COD Water Analysis
Chemical Oxygen Demand
What is Chemical Oxygen Demand (COD)?
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Chemical Oxygen Demand (COD) is defined as the amount of oxygen equivalents consumed in the chemical oxidation of organic matter by strong oxidant (e.g., potassium dichromate). The COD value indicates the amount of oxygen which is needed for the oxidation of all organic substances in water in mg/l or g/m3. Chemical oxygen demand (COD) is an indirect measurement of the amount of organic matter in a sample. With testing COD, you can measure virtually all organic compounds that can be digested by a digestion reagent.
COD water analysis is critical in wastewater for determining the amount of waste (contamination) in the water. Waste that’s high in organic matter requires treatment to reduce the amount of organic waste before discharging into receiving waters. Why does this matter? If wastewater treatment facilities do not reduce organic content of the wastewater before it reaches natural waters, microbes in the receiving water will consume the organic matter. As a result, microbes will consume the oxygen in the receiving water to breakdown the organic waste. This oxygen depletion is called eutrophication and can lead to the death of animal life.
Chemical oxygen demand tests are typically performed on wastewater. The pollution level is calculated by measuring the amount of organic matter in the water. Water with too much organic material can have a negative effect on the environment in which the wastewater is discharged. The COD (Chemical Oxygen Demand) is closely related to the laboratory standard method named Dichromate-Method. With this method the chemical oxygen demand is determined during chromic acid digestion of organic loads in wastewater. Based on this method the COD became a commonly used sum parameter in wastewater analysis. It is used for planning of wastewater treatment plants, for controlling the cleaning efficiency and for the calculation of wastewater taxes.
WHAT IS chemical oxygen demand?
what is the CORRELATION BETWEEN TOC & COD?
Total Organic Carbon (TOC) and Chemical Oxygen Demand (COD) are both parameters used in water analysis to assess the organic content and pollution level of water. While there is a correlation between TOC and COD, it is important to understand their differences and the relationship between them.
TOC measures the total amount of carbon in a water sample, including both organic and inorganic carbon compounds. It quantifies the concentration of carbon present in the sample, regardless of its oxidizability. TOC analysis involves the measurement of the carbon content directly, typically using high-temperature combustion or wet chemical oxidation methods.
COD, on the other hand, measures the amount of oxygen required to chemically oxidize both organic and inorganic compounds in a water sample. It provides an estimation of the oxidizable organic content of the sample. COD analysis involves the use of a strong oxidizing agent to oxidize the organic compounds in the sample, and the consumed oxidizing agent is then measured to determine the COD value.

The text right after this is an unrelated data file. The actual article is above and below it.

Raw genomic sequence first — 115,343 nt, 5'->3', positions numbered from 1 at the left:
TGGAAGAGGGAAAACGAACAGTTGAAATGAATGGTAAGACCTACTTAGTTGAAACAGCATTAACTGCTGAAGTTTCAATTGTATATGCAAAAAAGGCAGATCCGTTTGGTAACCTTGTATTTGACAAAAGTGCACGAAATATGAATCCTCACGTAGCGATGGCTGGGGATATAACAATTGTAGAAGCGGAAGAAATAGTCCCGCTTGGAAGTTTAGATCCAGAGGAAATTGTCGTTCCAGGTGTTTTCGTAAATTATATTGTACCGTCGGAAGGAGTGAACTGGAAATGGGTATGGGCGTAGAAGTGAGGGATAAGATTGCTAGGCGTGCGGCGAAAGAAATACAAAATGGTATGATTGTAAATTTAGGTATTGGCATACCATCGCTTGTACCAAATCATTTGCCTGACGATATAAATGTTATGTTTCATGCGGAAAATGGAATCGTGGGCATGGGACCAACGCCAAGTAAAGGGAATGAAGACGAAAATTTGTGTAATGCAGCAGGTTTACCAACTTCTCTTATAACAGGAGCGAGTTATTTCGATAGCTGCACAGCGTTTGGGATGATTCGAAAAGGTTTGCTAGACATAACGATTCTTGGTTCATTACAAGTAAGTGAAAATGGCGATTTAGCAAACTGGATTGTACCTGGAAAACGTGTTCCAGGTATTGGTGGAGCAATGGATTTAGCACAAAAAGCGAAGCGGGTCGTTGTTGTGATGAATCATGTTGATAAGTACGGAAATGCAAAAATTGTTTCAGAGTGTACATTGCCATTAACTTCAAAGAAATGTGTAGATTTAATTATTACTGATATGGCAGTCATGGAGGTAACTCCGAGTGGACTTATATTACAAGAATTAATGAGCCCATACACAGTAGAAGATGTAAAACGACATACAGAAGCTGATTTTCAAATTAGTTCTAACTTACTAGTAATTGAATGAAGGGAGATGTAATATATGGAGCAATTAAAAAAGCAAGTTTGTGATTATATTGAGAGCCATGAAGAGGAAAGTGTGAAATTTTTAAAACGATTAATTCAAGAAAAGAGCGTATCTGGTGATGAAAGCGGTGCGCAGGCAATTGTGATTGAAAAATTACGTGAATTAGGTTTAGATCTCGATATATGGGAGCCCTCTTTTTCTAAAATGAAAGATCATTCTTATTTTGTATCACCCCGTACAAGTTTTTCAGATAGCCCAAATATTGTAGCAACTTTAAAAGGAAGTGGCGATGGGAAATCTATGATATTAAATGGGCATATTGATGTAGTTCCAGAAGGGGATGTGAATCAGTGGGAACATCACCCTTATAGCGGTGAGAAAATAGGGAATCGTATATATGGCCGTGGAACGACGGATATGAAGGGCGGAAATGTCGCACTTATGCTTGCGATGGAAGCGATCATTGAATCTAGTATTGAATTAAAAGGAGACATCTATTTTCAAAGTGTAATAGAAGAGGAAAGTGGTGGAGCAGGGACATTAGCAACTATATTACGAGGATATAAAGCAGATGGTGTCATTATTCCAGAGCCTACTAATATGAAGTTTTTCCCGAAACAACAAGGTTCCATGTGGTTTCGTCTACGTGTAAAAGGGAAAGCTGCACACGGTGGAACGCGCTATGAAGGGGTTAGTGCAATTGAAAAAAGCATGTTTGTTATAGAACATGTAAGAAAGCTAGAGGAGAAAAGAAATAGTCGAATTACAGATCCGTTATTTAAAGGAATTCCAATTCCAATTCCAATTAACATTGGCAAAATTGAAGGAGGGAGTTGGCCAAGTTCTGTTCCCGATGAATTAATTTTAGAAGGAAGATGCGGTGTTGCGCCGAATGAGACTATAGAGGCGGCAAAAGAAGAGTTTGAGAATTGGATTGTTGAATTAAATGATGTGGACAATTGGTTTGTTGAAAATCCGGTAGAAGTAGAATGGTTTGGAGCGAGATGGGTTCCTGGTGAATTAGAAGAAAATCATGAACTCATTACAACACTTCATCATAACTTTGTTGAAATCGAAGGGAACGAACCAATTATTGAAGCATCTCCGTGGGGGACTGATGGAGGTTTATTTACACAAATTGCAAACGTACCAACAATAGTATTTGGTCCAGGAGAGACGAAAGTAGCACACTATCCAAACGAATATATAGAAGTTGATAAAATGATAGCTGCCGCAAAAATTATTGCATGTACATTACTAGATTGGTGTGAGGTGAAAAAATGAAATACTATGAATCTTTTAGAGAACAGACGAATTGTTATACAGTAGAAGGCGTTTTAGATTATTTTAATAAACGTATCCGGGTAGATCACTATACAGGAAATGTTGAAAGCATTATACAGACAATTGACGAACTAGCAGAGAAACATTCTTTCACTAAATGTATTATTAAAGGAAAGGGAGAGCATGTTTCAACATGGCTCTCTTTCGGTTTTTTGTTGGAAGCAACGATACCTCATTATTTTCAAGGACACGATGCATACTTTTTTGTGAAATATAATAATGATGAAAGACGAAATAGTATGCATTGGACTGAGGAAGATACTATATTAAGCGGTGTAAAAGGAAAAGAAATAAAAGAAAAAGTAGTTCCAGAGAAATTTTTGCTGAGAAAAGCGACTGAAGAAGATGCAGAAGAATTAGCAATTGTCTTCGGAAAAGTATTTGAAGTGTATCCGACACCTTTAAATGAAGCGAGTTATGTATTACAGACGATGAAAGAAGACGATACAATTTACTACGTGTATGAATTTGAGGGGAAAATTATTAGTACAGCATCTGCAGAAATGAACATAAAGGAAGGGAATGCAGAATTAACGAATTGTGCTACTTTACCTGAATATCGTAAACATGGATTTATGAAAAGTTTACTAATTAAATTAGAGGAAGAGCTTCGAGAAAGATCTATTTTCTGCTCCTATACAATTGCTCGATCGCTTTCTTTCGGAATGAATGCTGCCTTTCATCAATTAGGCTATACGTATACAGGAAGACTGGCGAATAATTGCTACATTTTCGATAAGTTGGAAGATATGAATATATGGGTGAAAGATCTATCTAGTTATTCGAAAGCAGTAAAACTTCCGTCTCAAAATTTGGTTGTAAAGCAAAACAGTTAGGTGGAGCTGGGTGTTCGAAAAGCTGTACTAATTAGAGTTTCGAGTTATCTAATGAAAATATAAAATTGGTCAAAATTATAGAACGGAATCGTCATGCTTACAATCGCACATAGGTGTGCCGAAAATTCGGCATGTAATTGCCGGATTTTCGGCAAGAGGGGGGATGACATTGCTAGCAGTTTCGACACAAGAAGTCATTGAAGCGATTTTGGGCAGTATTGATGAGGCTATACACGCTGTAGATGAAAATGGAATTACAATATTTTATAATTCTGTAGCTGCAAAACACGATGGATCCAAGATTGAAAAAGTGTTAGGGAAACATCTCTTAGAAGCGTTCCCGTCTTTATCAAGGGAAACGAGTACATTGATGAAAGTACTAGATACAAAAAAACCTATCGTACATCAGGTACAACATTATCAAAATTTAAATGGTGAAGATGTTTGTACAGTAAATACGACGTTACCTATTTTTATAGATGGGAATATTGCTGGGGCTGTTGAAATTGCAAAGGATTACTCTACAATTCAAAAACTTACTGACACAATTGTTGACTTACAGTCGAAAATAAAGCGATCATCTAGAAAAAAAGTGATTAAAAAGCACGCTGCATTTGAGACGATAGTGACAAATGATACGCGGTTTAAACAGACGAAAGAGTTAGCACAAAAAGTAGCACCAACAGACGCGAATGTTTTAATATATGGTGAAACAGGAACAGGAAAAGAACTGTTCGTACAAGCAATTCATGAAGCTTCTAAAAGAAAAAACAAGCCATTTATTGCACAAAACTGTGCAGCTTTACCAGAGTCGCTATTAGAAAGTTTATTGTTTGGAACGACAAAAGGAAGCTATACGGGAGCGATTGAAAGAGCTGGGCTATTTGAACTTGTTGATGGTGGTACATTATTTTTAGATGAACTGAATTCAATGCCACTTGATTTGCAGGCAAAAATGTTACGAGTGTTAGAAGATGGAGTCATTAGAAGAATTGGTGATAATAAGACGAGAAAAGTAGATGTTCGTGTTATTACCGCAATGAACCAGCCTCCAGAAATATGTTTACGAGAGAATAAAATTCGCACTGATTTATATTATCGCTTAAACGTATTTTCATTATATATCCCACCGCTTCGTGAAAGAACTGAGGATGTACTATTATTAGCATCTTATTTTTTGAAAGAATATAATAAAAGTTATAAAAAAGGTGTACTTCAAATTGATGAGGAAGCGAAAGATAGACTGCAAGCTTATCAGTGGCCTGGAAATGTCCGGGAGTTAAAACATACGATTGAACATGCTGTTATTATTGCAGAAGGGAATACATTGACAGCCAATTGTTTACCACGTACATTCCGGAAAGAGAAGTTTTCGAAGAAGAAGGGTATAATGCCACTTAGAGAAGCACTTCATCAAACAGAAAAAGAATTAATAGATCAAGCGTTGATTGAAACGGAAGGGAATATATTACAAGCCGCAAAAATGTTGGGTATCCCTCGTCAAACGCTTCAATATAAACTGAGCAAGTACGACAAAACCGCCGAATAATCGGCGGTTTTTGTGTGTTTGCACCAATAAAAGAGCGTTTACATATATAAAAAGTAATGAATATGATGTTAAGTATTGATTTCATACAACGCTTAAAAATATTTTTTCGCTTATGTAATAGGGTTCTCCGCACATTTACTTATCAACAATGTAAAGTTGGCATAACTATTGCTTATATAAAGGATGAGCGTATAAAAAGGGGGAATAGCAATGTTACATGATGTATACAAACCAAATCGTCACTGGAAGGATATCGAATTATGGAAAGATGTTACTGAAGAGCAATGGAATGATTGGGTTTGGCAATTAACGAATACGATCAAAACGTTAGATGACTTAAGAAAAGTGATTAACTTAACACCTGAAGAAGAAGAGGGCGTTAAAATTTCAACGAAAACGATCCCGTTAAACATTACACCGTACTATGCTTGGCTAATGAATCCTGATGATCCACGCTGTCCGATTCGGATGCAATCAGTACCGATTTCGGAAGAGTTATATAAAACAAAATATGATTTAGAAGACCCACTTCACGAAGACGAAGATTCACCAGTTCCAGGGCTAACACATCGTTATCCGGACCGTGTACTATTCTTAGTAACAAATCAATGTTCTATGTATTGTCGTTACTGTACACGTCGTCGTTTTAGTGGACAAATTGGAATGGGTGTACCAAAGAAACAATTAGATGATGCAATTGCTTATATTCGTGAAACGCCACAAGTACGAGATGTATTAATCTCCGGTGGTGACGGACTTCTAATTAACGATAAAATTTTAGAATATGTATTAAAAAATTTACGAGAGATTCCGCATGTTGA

While both TOC and COD provide information about the organic content of water, they differ in terms of their measurement principles and the scope of compounds they quantify. TOC measures the total carbon content, including both organic and inorganic carbon, while COD specifically focuses on the oxidizable organic content.
In many cases, there is a positive correlation between TOC and COD. This means that as the TOC concentration increases, the COD value also tends to increase. This correlation occurs because the majority of organic compounds contribute to both the TOC and COD values. However, it is important to note that the correlation may not be perfect due to the presence of inorganic carbon compounds, non-oxidizable organic compounds, and variations in the composition of organic pollutants.
WHY SHOULD YOU MONITOR COD IN WATER?
THERMAL OXIDATION (HIGH TEMPERATURE METHOD)
The thermal oxidation method, also known as the high-temperature method, is a technique used in water analysis to determine various parameters, such as total organic carbon (TOC) or total carbon (TC). It involves the oxidation of organic and inorganic carbon compounds present in a water sample at high temperatures.
In this method, a water sample is introduced into a combustion furnace or reactor, where it is heated to temperatures typically ranging from 850°C to 1,200°C in the presence of an oxidizing agent, such as oxygen or ozone. The high temperatures and oxidizing conditions cause the carbon compounds in the sample to oxidize completely, converting them into carbon dioxide (CO2).
Our LAR high temperature thermal oxidation method offers several advantages in water analysis:
- Versatility: It can be used for the determination of various carbon-related parameters, including total organic carbon (TOC), total inorganic carbon (TIC), and total carbon (TC).
- Wide Measurement Range: The high-temperature method can measure carbon concentrations over a wide range, from low levels (parts per billion) to high levels (percentage levels).
- Sample Matrix Compatibility: The thermal oxidation method is applicable to a broad range of water sample matrices, including drinking water, wastewater, surface water, and industrial process water.
- Complete Carbon Oxidation: The high temperatures used in the combustion process ensure the complete oxidation of carbon compounds, providing accurate and reliable measurements.
ELECTROCHEMICAL MEASUREMENT PRINCIPLE